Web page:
“None of it was ever intended to clear the Senate’s appropriately high bar for advancing legislation. Instead, the failure of their partisan agenda was meant to show somehow — somehow — that the Senate itself was failing,” the minority leader added. “For months, our colleagues built anticipation for the failure.”
He explained that this “particular radical proposal” was the “same bad bill since the House introduced its version back in 2019,” which has the “same nakedly partisan motives.” He added that “ever since democrats got the election outcome they wanted last fall, we watched our colleagues actually update the rationale for their latest partisan power grab.”
McConnell further explained that the Democrats have claimed the use of a filibuster is a racist tactic and legislatures that have passed elections are racist as well. McConnell noted those have all since been debunked. He said, “Remember, the last presidential election saw the highest voter turnout in decades — even amidst a once-in-a-century pandemic.”
In the last election, “African American turnout was twice as high in Mississippi as it was in Massachusetts,” he said, adding states like Georgia have since passed laws to update their election process after “lessons learned” from the pandemic, but Democrats label them a “redux of Jim Crow.”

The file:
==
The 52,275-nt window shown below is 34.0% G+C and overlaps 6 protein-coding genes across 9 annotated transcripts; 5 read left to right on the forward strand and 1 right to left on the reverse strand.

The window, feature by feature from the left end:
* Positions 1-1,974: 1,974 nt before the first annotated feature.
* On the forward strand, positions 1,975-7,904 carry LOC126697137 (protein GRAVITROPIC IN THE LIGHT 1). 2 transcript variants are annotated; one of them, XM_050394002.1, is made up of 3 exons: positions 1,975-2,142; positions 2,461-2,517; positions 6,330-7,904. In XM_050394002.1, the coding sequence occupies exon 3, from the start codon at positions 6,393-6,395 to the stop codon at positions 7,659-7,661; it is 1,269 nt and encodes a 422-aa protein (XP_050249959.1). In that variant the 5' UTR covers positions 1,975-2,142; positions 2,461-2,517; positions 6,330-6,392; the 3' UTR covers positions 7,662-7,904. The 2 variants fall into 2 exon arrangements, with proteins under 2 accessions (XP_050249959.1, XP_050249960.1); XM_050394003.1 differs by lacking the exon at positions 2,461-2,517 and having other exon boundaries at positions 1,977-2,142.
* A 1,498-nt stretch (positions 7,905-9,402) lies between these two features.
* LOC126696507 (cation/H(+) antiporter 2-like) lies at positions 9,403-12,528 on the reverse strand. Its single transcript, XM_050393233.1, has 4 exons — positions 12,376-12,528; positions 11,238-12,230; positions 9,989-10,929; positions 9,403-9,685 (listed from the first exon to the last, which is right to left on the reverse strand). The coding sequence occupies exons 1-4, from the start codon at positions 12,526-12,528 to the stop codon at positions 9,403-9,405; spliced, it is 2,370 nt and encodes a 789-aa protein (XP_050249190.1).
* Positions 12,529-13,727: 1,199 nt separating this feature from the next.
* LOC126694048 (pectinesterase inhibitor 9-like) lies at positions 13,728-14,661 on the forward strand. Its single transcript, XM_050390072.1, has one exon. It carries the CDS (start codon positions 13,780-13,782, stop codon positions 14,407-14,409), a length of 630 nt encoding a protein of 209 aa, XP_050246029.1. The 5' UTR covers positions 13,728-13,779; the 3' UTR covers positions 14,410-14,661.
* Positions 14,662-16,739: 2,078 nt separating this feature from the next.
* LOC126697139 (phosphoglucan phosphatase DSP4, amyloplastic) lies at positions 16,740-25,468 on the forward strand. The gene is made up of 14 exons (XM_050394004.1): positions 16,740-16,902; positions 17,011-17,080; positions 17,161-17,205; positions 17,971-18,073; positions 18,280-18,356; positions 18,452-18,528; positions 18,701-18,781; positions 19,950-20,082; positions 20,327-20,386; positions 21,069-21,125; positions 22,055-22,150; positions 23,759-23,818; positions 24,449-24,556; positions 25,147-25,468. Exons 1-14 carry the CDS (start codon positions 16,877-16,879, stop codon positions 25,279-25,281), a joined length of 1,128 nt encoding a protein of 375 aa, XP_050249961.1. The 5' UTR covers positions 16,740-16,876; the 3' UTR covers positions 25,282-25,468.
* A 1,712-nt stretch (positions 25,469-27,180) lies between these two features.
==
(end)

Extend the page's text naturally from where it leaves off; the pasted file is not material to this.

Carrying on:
“Even left-leaning fact checks debunked the claims,” he clarified. After the “train of disinformation” started, the left made it so “any state that dared to deviate from unique pandemic-era procedures faced summary judgment in the court of liberal outrage.”
McConnell explained what the Republican state legislatures have done to ensure safe and secure elections:
It doesn’t seem to matter that the facts tell a different story. The bill that led Texas Democrats to exercise the rights of a legislative minority last month requires more counties to adhere to new minimum hours for early voting. The Oklahoma bill that expanded early voting for elections was passed by a Republican legislature and signed by a Republican governor.
In my state of Kentucky, the expansion of both online registration and early voting this spring passed on a bipartisan basis, and a Democratic governor signed it. Democrats will continue to insist that S.1 is a response to these state laws, but we know it actually predates them, and we’re starting to see that our colleagues’ latest rationale for S.1 can be flexible when needed.
McConnell said Democrats had been outspoken against voter ID, though an overwhelming majority support the effort:
Prominent Democrats have railed against voter ID requirements for years, but now that voter ID is among the sticking points keeping the Democratic caucus from uniting behind S.1, some Democrats have started indicating, well, they’ve had a change of heart. Now, I would commend them for coming around to commonsense positions on that issue that 80 percent of Americans already support, but one supposed compromise among some Democrats bears more than a passing resemblance to the partisan power grab their party has touted for years.
The senator explained that the Democrats in the Senate made it clear their “real driving force” to pass their partisan election takeover bill is their own “desire to rig the rules of American elections permanently, permanently in Democrats’ favor.”